The situation is like this. The slides all have numbers written on them according to their order in the talk. Since the slides lie on each other and are transparent, one cannot see on which slide each number is written.

Well, one cannot see on which slide a number is written, but one may deduce which numbers are written on which slides. If we label the slides which characters A, B, C, ... as in the figure above, it is obvious that D has number 3, B has number 1, C number 2 and A number 4.

Your task, should you choose to accept it, is to write a program that automates this process.

The input consists of several heap descriptions. Each heap descriptions starts with a line containing a single integer n, the number of slides in the heap. The following n lines contain four integers xmin, xmax, ymin and ymax, each, the bounding coordinates of the slides. The slides will be labeled as A, B, C, ... in the order of the input.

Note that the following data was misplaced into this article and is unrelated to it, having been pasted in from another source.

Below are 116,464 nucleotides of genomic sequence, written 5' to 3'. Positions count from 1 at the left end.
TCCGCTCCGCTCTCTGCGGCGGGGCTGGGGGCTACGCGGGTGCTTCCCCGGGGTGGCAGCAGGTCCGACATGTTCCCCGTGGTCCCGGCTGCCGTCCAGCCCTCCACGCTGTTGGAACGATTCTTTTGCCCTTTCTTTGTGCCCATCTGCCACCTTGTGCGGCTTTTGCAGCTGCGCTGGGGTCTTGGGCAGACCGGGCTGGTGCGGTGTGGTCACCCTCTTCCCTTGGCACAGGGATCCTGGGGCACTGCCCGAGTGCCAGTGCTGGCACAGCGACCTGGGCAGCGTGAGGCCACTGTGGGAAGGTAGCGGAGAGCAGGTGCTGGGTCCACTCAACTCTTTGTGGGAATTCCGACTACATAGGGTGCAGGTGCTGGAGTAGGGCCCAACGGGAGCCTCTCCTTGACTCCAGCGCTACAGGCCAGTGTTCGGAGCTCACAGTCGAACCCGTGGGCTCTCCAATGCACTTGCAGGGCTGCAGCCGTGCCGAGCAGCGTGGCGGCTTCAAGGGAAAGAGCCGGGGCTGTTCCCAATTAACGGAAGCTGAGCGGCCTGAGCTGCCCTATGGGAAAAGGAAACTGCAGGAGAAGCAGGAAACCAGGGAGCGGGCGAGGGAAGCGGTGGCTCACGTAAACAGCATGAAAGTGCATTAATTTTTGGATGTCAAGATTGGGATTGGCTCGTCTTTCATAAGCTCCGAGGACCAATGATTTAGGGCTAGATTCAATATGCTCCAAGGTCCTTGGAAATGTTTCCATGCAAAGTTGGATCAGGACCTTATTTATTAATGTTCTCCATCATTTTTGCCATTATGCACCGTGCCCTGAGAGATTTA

This is followed by n lines containing two integers each, the x- and y-coordinates of the n numbers printed on the slides. The first coordinate pair will be for number 1, the next pair for 2, etc. No number will lie on a slide boundary.

The input is terminated by a heap description starting with n = 0, which should not be processed.

For each heap description in the input first output its number. Then print a series of all the slides whose numbers can be uniquely determined from the input. Order the pairs by their letter identifier.

If no matchings can be determined from the input, just print the word none on a line by itself.

Output a blank line after each test case.

4 6 22 10 20 4 18 6 16 8 20 2 18 10 24 4 8 9 15 19 17 11 7 21 11 2 0 2 0 2 0 2 0 2 1 1 1 1 0

Heap 1 (A,4) (B,1) (C,2) (D,3) Heap 2 none

Southwestern European Regional Contest 1998